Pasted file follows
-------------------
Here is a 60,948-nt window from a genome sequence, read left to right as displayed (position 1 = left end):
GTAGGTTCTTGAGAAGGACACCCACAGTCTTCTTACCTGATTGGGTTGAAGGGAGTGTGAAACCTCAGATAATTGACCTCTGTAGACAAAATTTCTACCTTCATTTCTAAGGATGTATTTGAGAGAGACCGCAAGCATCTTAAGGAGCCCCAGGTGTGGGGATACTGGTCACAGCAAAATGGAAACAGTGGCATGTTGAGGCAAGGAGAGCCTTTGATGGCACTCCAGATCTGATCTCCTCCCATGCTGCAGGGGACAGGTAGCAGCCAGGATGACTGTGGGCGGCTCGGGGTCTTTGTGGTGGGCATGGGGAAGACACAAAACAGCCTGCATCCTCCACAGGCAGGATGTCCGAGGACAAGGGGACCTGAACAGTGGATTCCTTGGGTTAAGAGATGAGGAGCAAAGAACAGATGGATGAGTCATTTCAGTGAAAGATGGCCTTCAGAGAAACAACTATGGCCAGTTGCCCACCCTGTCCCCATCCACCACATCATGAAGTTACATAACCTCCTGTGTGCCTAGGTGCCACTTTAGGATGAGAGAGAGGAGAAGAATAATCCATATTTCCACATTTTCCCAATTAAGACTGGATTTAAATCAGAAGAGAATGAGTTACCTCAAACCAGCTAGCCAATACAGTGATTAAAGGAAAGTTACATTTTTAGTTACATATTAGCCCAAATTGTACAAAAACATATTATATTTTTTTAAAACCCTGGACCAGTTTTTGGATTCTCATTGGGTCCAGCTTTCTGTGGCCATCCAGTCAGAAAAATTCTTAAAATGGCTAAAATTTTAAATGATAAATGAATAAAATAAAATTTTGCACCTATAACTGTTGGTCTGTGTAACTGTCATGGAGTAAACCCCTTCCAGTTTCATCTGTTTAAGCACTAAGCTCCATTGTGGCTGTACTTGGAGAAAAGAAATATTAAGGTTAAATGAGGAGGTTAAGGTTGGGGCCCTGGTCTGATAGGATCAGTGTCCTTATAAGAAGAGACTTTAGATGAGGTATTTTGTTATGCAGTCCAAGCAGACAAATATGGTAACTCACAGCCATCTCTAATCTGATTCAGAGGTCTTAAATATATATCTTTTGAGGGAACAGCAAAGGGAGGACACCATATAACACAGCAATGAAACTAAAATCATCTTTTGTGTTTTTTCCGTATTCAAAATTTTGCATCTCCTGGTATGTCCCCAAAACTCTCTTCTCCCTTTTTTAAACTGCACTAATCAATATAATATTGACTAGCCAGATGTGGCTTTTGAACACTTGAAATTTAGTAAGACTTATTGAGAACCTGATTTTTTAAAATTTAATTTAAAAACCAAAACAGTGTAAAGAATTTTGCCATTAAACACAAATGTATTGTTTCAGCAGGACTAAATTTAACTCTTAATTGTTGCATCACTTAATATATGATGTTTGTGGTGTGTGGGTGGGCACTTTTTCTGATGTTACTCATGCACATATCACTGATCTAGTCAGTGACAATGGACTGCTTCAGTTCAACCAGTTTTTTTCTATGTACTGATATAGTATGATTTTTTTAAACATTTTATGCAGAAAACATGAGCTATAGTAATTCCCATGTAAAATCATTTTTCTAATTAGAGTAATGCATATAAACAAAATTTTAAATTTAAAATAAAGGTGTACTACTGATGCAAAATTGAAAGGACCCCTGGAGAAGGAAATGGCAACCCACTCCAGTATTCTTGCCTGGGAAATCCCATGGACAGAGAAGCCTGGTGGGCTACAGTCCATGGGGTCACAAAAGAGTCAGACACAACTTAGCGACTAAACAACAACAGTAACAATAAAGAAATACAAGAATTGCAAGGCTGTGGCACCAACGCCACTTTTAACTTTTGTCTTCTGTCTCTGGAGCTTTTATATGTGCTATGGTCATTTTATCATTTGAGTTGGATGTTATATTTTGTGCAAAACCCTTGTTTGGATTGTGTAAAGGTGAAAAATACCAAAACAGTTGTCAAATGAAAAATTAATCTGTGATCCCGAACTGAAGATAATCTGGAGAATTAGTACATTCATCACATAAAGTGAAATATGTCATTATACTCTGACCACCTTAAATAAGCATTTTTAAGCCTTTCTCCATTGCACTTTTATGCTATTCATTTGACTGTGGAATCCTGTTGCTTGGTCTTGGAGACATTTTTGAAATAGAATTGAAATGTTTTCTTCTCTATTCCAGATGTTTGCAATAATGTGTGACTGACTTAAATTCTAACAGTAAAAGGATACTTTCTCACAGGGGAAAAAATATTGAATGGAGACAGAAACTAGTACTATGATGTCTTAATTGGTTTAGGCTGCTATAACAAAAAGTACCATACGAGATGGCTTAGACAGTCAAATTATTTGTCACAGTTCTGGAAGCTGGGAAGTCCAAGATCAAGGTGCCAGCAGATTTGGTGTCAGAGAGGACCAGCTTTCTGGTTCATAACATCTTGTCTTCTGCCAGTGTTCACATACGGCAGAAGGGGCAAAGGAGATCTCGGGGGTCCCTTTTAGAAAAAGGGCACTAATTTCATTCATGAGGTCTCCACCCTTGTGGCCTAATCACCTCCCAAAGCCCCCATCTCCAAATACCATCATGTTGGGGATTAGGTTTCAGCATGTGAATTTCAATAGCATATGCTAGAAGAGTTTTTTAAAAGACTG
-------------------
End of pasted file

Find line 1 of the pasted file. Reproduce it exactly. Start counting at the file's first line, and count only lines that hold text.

Here is a 60,948-nt window from a genome sequence, read left to right as displayed (position 1 = left end):